Optimize Azure Search for blog

Azure Search is a great way to allow your visitors to search in your content. And if you have a blog, these two tweaks will help you show better results.

Own the search experience

There is more content than we could ever consume in our lifetimes on the Internet. So unless you can serve the right content, your visitors will leave.

You could divide your audience into two groups. First, there are people who don't know about your blog. Most likely they will use an internet search engine such as Google or Bing and if your blog contains relevant content, they will come to it.

Then, there are people who already are on your blog, your visitors. They could come right to the page they need or they could come to your landing page. Either way, if they don't find what they're looking for quickly, they will leave. If your blog doesn't support searching in your content, you could consider using Google or Bing site search to help them find what they're looking for. But you can do better than that.

Rather than blindly trusting Internet search engines, you can implement your own search experience using Azure Search. It's very easy to configure, free to use, and with a few additional tweaks, you can make it return exactly what your visitors are looking for.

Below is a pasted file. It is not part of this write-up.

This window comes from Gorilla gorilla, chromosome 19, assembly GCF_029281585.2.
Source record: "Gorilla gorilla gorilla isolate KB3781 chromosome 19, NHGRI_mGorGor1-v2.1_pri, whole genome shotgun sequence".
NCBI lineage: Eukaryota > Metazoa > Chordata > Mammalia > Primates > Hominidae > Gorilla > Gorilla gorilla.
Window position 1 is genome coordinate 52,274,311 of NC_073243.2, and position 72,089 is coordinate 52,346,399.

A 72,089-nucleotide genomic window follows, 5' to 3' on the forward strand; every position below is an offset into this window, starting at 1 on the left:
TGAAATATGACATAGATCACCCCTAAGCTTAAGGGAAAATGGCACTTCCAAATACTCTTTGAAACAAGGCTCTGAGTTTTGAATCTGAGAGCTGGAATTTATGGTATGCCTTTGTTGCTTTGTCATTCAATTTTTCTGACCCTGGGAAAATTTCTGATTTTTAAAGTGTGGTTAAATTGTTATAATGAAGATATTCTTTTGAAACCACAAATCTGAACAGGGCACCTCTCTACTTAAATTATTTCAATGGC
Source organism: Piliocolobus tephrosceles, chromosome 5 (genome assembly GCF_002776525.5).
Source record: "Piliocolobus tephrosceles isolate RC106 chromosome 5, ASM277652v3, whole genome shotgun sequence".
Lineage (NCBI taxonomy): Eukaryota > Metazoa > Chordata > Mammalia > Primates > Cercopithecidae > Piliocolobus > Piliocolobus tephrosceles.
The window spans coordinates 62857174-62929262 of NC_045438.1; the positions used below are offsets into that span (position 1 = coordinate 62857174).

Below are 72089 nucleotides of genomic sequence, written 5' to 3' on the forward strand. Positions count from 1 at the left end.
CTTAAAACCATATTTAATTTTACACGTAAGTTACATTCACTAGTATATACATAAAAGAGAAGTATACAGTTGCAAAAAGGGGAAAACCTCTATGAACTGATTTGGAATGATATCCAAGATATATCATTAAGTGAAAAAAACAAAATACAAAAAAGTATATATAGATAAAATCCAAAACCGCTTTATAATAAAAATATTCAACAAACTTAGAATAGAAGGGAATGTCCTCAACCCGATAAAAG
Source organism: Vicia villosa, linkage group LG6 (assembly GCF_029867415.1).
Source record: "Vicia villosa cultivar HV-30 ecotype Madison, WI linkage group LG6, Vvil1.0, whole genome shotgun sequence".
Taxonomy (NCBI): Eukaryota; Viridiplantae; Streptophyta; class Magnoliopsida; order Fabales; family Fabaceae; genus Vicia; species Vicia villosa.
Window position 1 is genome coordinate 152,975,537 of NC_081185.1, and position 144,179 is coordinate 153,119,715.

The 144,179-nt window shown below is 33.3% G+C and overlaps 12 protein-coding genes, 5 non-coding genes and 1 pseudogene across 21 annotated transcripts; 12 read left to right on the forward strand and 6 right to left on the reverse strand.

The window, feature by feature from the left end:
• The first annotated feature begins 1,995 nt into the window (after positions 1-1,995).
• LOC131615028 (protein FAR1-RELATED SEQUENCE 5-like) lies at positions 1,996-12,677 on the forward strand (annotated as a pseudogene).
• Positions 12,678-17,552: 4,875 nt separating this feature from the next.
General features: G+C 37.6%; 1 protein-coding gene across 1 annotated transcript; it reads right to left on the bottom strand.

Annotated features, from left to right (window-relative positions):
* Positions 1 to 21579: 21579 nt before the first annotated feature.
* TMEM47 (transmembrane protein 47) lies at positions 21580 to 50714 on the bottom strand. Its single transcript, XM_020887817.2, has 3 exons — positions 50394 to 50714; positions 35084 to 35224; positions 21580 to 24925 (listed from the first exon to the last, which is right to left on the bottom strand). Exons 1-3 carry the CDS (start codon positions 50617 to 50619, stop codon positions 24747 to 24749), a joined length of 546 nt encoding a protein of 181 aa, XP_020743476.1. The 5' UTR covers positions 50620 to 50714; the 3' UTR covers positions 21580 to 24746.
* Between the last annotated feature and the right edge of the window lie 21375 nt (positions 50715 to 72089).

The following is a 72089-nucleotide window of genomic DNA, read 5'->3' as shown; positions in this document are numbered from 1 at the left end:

Create Azure Search index for a blog

After you created an Azure Search instance in your Azure Subscription and added an index to it, the next step is to define the fields that should be included in the index. No matter how you host your blog, most likely each article has the following properties:

  • title
  • excerpt
  • author
  • date
  • content
  • preview image
  • tags/category

To help your visitors find relevant content, you will benefit the most of including the title, content, date and tags/category in the search index. Author might be relevant if you share a blog with others. Excerpt often contains content similar to what's in the main body so there is no need to index it.

If you were to fill your index with your blog posts right now, it would already return results. But the results would be far from perfect. Let's improve them.

Optimization #1: define field weights

For every index in Azure Search, you can define one or more scoring profiles. Using a scoring profile you tell Azure Search what's important so that it can return the most relevant results for the given search query.

After creating a scoring profile, start with defining the weights for the given fields. For example for a blog, you could use:

  • title: 5
  • tags: 3
  • content: 1

Such configuration means, that whenever there is a match in the title, it's 5 times more important than a match in the content. The 5 and 3 values for title and tags are arbitrary and based on what's working for my content. You can tweak them to what works best for your blog.

This change by itself should already help you show better results to your users. But we can do even better.

Optimization 2: configure functions